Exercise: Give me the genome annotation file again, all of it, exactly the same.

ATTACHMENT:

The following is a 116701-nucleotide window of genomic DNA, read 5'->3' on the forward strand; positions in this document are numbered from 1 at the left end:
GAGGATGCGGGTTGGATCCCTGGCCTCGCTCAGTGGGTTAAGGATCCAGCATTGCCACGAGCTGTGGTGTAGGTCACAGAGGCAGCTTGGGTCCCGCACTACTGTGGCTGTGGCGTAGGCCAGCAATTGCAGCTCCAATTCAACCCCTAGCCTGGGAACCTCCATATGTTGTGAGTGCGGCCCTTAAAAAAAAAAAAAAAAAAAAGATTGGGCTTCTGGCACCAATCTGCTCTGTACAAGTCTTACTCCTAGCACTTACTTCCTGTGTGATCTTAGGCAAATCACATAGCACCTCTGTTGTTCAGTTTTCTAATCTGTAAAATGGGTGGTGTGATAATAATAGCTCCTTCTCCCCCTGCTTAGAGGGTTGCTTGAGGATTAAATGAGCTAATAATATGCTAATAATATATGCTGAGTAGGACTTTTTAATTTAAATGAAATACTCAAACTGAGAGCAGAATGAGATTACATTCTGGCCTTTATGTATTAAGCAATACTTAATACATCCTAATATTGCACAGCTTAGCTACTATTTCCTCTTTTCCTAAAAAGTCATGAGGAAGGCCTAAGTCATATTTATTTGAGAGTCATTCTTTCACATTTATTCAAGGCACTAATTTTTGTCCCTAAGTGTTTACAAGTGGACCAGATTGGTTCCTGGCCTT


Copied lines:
The following is a 116701-nucleotide window of genomic DNA, read 5'->3' on the forward strand; positions in this document are numbered from 1 at the left end:
GAGGATGCGGGTTGGATCCCTGGCCTCGCTCAGTGGGTTAAGGATCCAGCATTGCCACGAGCTGTGGTGTAGGTCACAGAGGCAGCTTGGGTCCCGCACTACTGTGGCTGTGGCGTAGGCCAGCAATTGCAGCTCCAATTCAACCCCTAGCCTGGGAACCTCCATATGTTGTGAGTGCGGCCCTTAAAAAAAAAAAAAAAAAAAAGATTGGGCTTCTGGCACCAATCTGCTCTGTACAAGTCTTACTCCTAGCACTTACTTCCTGTGTGATCTTAGGCAAATCACATAGCACCTCTGTTGTTCAGTTTTCTAATCTGTAAAATGGGTGGTGTGATAATAATAGCTCCTTCTCCCCCTGCTTAGAGGGTTGCTTGAGGATTAAATGAGCTAATAATATGCTAATAATATATGCTGAGTAGGACTTTTTAATTTAAATGAAATACTCAAACTGAGAGCAGAATGAGATTACATTCTGGCCTTTATGTATTAAGCAATACTTAATACATCCTAATATTGCACAGCTTAGCTACTATTTCCTCTTTTCCTAAAAAGTCATGAGGAAGGCCTAAGTCATATTTATTTGAGAGTCATTCTTTCACATTTATTCAAGGCACTAATTTTTGTCCCTAAGTGTTTACAAGTGGACCAGATTGGTTCCTGGCCTT